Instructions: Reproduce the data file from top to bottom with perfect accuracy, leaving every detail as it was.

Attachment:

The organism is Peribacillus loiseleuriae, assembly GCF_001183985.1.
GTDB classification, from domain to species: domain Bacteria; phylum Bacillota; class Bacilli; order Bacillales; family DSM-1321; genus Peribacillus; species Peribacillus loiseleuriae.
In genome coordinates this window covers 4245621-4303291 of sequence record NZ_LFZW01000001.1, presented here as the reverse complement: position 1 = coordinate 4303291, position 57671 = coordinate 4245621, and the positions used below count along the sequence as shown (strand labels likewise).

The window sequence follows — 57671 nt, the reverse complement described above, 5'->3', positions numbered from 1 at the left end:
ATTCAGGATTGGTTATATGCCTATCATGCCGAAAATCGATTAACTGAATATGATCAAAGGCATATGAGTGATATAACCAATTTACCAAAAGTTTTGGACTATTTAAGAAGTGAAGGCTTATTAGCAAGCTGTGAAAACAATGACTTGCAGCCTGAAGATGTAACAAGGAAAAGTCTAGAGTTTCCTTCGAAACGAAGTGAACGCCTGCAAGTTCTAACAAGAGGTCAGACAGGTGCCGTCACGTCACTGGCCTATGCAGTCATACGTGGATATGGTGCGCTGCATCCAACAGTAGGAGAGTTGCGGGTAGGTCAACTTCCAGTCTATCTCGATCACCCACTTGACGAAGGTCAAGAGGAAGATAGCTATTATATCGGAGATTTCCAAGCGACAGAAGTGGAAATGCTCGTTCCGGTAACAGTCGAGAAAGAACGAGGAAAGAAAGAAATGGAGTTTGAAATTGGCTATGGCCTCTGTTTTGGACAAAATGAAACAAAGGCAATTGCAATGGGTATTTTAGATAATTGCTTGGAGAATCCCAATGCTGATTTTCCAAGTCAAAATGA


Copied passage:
The organism is Peribacillus loiseleuriae, assembly GCF_001183985.1.
GTDB classification, from domain to species: domain Bacteria; phylum Bacillota; class Bacilli; order Bacillales; family DSM-1321; genus Peribacillus; species Peribacillus loiseleuriae.
In genome coordinates this window covers 4245621-4303291 of sequence record NZ_LFZW01000001.1, presented here as the reverse complement: position 1 = coordinate 4303291, position 57671 = coordinate 4245621, and the positions used below count along the sequence as shown (strand labels likewise).

The window sequence follows — 57671 nt, the reverse complement described above, 5'->3', positions numbered from 1 at the left end:
ATTCAGGATTGGTTATATGCCTATCATGCCGAAAATCGATTAACTGAATATGATCAAAGGCATATGAGTGATATAACCAATTTACCAAAAGTTTTGGACTATTTAAGAAGTGAAGGCTTATTAGCAAGCTGTGAAAACAATGACTTGCAGCCTGAAGATGTAACAAGGAAAAGTCTAGAGTTTCCTTCGAAACGAAGTGAACGCCTGCAAGTTCTAACAAGAGGTCAGACAGGTGCCGTCACGTCACTGGCCTATGCAGTCATACGTGGATATGGTGCGCTGCATCCAACAGTAGGAGAGTTGCGGGTAGGTCAACTTCCAGTCTATCTCGATCACCCACTTGACGAAGGTCAAGAGGAAGATAGCTATTATATCGGAGATTTCCAAGCGACAGAAGTGGAAATGCTCGTTCCGGTAACAGTCGAGAAAGAACGAGGAAAGAAAGAAATGGAGTTTGAAATTGGCTATGGCCTCTGTTTTGGACAAAATGAAACAAAGGCAATTGCAATGGGTATTTTAGATAATTGCTTGGAGAATCCCAATGCTGATTTTCCAAGTCAAAATGA